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Housing Perspectives

Research, trends, and perspective from the Harvard Joint Center for Housing Studies

Strong Remodeling Spending to Slow Pace Heading Into 2015

Growth in home improvement activity is expected to peak during the second half of 2014 and then begin to ease heading into next year, according to the Joint Center’s latest Leading Indicator of Remodeling Activity (LIRA). Revised estimates from the U.S. Census Bureau show the home improvement market grew 5.6% in 2013.* For 2014, the LIRA projects annual gains in home improvement spending of 9.9% with annual growth slowing to 7.0% in the first quarter of 2015.

With the economy improving slower than expected and home sales struggling to keep up with last year’s pace, the recent strong gains in remodeling spending will likely moderate later this year. Although this presents a challenge for the remodeling industry, the LIRA continues to project significant growth going into 2015 and there continue to be promising signs for remodeling, as contractor sentiment remains positive and house prices continue to rise in most areas of the country.

For more information about the LIRA, including how it is calculated, visit the Joint Center website.

*On July 1, the U.S. Census Bureau released annual revisions to the home improvement spending data to which the LIRA is benchmarked. These revisions, going back to January 2012, significantly restated improvement spending for the second half of 2013 when initial data collection by the Census was impacted by the October 2013 government shutdown. This LIRA release incorporates the newly revised historical data from the Census. For more information about these revisions, please visit:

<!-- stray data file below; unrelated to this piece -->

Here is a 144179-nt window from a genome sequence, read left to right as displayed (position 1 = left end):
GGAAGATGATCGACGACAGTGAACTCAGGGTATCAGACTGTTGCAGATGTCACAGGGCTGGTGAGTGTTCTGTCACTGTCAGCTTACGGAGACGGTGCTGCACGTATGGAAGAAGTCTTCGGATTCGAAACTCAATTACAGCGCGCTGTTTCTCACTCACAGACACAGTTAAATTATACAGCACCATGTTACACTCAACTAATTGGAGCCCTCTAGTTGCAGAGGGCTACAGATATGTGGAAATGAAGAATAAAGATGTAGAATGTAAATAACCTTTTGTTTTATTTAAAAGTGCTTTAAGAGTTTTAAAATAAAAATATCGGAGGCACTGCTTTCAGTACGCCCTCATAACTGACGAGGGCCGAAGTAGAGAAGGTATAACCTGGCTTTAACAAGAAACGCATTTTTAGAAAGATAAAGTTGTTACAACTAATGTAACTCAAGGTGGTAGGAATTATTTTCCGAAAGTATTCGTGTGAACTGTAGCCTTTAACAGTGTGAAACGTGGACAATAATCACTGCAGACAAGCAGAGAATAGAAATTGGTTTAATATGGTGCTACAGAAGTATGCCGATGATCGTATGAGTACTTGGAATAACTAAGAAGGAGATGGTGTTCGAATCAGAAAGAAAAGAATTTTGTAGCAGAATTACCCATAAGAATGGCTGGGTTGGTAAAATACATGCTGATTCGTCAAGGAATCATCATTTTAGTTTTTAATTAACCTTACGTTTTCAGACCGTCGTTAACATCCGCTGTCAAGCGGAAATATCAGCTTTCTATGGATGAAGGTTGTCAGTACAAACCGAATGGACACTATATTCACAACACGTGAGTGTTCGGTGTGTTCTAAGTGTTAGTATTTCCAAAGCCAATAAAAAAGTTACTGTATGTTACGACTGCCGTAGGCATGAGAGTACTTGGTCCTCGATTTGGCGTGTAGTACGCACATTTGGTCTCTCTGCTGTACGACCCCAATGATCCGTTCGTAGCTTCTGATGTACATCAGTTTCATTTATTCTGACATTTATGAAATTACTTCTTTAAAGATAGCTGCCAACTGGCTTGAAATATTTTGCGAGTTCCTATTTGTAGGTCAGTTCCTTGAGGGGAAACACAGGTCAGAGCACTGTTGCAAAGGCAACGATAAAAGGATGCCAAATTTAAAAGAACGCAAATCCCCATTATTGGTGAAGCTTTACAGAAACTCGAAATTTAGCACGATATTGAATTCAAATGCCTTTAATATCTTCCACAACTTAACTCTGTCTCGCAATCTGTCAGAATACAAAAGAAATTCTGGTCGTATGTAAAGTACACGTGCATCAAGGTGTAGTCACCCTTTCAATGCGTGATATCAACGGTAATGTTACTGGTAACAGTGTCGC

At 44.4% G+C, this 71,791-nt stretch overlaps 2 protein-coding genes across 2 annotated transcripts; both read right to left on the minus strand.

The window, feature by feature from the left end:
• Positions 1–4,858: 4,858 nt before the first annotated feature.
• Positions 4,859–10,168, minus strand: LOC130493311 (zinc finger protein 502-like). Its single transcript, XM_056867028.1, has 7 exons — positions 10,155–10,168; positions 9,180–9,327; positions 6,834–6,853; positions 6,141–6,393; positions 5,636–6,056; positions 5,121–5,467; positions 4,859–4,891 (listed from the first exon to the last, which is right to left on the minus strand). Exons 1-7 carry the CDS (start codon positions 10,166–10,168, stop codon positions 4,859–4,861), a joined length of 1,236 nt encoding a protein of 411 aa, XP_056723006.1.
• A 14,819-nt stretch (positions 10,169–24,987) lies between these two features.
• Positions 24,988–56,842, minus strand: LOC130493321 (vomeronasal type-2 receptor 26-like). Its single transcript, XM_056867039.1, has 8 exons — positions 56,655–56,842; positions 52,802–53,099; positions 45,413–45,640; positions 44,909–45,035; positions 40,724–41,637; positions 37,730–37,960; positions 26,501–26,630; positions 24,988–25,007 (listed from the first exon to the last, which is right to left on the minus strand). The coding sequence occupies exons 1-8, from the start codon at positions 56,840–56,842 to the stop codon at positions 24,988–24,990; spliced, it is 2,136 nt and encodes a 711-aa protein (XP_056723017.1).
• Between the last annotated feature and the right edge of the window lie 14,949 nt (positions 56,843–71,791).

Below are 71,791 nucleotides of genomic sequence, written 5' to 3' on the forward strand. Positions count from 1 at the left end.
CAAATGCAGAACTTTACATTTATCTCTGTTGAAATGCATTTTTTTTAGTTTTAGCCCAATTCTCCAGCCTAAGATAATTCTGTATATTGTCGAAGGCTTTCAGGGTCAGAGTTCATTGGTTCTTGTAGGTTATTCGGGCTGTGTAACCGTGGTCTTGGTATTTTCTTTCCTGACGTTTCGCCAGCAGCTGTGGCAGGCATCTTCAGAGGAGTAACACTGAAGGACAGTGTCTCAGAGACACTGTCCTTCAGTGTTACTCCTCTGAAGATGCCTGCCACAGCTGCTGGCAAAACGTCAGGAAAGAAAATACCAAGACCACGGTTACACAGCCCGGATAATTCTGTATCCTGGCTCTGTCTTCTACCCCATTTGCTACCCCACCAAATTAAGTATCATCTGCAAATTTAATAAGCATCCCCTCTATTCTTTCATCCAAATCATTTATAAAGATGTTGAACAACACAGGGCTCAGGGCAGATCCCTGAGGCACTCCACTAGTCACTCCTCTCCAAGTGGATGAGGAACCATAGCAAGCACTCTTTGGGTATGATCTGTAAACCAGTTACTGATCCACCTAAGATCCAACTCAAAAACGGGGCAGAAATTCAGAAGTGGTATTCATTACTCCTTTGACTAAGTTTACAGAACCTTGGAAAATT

NOTE ON LIRA MODEL:  An important change was made to the LIRA estimation model beginning with the first quarter 2014 release. With the upheaval in financial markets in recent years, the traditional relationship between interest rates and home improvement spending has significantly deteriorated. As a result, long-term interest rates have been removed from the LIRA estimation model.  For more information on the implications of this change, please read our blog post from April.